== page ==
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NIST Traceable Thermometer Uncertainty

B

b58chtec

#1
Hello,
I work as a QC Chemist for a chemical manufacturing company. We're trying to obtain an ISO 9001:2008 certification.

NIST Traceable thermometers, purchased from vendors, have a stated uncertainty of +/- some value at various temps. Older lab thermometers that have been in use for many years are calibrated, by me, against high precision NIST Traceable Thermometers. These are the really expensive ones that are designed for calibration only purposes.

Question. If I have a thermometer that is minus -0.1C versus the NIST thermometer, do I report it as +/- 0.1C of do I report it as -0.1C? What is the correct protocol for reporting uncertainty for thermometers calibrated in the lab?
Thanks.

Bart
 
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BradM

Staff member
Admin
#2
Hello Bart! :bigwave:

Just to clarify, are we speaking of uncertainty or accuracy? They are two different things.

Uncertainty is typically an estimation; a calculation of sorts.

Here is a link giving a brief definition of uncertainty:

http://www.l-a-b.com/content/measurement-uncertainty

So you have thermometers (called lab thermometers) and then the high precision thermometer. So you use the high precision ones to verify the accuracy of the lab thermometers. Correct?

So you have the high precision thermometers verified by a competent lab. This thermometer should be substantially higher accuracy than the lab thermometers.

You verify the lab thermometers and find a deviation. So if your high precision thermometer displays 0.1°C and the lab thermometers displays 0.3°C, then you can either generate a report with the actual values observed. You could also display the test value of 0.1°C and report the lab thermometer as +.2°C.

Not sure if you are estimating a true uncertainty. If so, that's another matter. If not, then you will want to assure the high precision thermometer has sufficiently better accuracy than the lab thermometers. A 4 to 1 ratio is typical.:)
 
B

b58chtec

#3
Brad,
Thanks for your reply.

Okay. Didn't realize there was a difference between uncertainty & accuracy. I'll check out the link you sent. I assumed they were interchangeable.

Anyway, the high precision thermometer(s) have values like +/- 0.06C at 20C or +/-0.03 at 30C & the regular thermometers came from the manufacturers with stated accuracies of +/- 1.5C or +/-1.0C. I think I'm ok there.

So, I don't have to report the regular thermometers as +/- value. Instead, I report the correction only of either + value or -value. Correct?

Thanks.

Bart
 

Marc

Hunkered Down for the Duration with a Mask on...
Staff member
Admin
#4
Brad,

Every lab is different. It's not quite that easy to take the difference in your temperature and just transfer it. I'm not a testing expert, but if you would like to give me a call next week when one of our testing program managers are in the office, we can tackle that question with the expert. <phone number removed> I'm the only Gary in the office.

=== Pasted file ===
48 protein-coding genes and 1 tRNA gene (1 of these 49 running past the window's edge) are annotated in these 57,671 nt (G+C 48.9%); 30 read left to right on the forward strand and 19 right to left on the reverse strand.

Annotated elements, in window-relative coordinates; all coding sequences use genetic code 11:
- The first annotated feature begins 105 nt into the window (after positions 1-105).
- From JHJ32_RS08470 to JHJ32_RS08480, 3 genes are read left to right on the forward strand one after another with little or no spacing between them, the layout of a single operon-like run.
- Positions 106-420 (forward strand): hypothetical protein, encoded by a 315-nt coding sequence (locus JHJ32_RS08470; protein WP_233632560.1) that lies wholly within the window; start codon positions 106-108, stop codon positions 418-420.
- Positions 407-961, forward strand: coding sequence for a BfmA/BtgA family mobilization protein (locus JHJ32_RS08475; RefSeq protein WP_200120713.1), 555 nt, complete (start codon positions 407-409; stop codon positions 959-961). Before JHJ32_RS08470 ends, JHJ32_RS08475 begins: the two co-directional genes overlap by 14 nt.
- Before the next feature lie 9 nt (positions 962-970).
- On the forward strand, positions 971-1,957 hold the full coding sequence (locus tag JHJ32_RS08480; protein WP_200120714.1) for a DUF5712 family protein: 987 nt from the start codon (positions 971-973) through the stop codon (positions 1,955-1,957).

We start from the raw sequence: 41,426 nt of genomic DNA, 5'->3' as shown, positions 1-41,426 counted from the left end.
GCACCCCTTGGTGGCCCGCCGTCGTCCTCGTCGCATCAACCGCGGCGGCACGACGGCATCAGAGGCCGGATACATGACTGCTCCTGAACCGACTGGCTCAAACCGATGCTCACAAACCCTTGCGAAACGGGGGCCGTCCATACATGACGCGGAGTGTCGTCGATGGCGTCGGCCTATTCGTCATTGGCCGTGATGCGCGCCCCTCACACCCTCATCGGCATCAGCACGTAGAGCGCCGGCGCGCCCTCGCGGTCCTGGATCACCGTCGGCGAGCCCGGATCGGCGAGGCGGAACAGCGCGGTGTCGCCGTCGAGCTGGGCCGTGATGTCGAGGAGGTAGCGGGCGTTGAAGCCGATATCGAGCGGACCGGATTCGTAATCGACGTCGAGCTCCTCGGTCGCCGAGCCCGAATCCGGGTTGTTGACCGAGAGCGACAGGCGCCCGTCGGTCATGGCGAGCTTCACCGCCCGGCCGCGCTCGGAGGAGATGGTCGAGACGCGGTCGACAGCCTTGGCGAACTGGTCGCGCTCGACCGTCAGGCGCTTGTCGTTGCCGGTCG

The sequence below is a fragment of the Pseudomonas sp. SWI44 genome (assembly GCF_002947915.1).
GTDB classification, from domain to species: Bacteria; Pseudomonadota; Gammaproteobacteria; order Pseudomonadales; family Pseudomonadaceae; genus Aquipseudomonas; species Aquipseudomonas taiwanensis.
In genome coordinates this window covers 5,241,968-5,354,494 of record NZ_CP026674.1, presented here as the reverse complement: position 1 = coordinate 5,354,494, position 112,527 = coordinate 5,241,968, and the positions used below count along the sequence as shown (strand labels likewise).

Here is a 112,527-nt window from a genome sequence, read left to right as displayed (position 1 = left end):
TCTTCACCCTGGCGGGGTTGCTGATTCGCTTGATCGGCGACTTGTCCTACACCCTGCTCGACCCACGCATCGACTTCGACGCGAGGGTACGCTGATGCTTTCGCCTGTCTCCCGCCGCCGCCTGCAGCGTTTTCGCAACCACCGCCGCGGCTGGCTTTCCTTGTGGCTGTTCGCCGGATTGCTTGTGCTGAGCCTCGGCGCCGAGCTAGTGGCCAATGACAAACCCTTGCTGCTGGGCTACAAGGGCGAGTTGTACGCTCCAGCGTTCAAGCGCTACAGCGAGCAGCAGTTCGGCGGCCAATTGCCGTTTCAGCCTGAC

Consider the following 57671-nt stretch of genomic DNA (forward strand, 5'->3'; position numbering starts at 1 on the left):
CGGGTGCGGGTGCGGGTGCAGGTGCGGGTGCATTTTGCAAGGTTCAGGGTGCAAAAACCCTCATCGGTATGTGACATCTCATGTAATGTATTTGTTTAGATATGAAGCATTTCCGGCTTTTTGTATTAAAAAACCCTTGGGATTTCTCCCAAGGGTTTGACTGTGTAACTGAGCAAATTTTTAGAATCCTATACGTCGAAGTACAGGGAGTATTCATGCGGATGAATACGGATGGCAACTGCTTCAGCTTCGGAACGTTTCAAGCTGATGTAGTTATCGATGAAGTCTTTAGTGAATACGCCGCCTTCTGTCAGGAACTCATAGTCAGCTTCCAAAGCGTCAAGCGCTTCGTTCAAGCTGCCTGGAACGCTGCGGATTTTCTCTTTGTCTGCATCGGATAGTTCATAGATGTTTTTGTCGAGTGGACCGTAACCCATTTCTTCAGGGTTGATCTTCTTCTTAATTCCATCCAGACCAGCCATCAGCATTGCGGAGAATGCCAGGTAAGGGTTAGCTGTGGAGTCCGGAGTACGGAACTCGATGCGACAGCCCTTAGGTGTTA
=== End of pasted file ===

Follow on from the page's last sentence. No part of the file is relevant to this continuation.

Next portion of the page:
Many people have questions about uncertainty budgets. We also have calculators you may find uselful in the resources tab on our website at <removed>
Last warning - This is not a place for you to come and drum up business. Your post has been reported and it's apparent you haven't read the ToS, or you have and are intentional violating it. You are making yourself look pretty bad - Who wants to do business with someone who either doesn't read the rules, or just decides not to follow the rules?
 

BradM

Staff member
Admin
#5
Anyway, the high precision thermometer(s) have values like +/- 0.06C at 20C or +/-0.03 at 30C & the regular thermometers came from the manufacturers with stated accuracies of +/- 1.5C or +/-1.0C. I think I'm ok there.

So, I don't have to report the regular thermometers as +/- value. Instead, I report the correction only of either + value or -value. Correct?

Thanks.

Bart
Well... I think I might have confused you and mixed two different things, here. If you are discussing the accuracy of the thermometer then it is usually expressed as a +/- value. The actual error that you observe while verifying the device is + value or -value.

You have two thermometers- S (standard) and B (bench thermometer).

S should have a stated accuracy that the thermometer should be able to meet. If it does not meet that accuracy, then it would be considered out of tolerance. It should be sufficiently more accurate than B. S should be calibrated by an outside lab, and be assessed against an identified specification (either your own, or mfg.).

Then you test B using S. B should have a stated specification also. This specification is what you expect the thermometer to meet while testing.

Let's say it is +/-5°C. When the S displays 50.0°C and B states 50.4°C, then you should list a +.4°C for the B thermometer @50°C.

However, that is still within your +/-5°C tolerance for the thermometer.

Now... as mentioned in this thread, the more correct method is to estimate the uncertainty of your measurement system. However, that tends to be a little more involved for the average individual. It's the better way; but not the simplest. :) So that is why I keep mentioning accuracy here.

I hope that explained things a bit better. :agree1:
 

Hershal

Metrologist-Auditor
Staff member
Super Moderator
#6
BradM has been giving some great advice. Only one thing I would add at this point.

For the high accuracy thermometers, when there is +/- 0.06 C then that suggests that the value presented is the uncertainty. If so, the calibration cert should state if it is reported at k=2 to approximate 95% confidence, of if from a NMI then maybe k=3. If k=2, then 0.06 divides by 2 (assumes normal distribution) to return the value to standard uncertainty, necessary for calculation of your own uncertainty.
 
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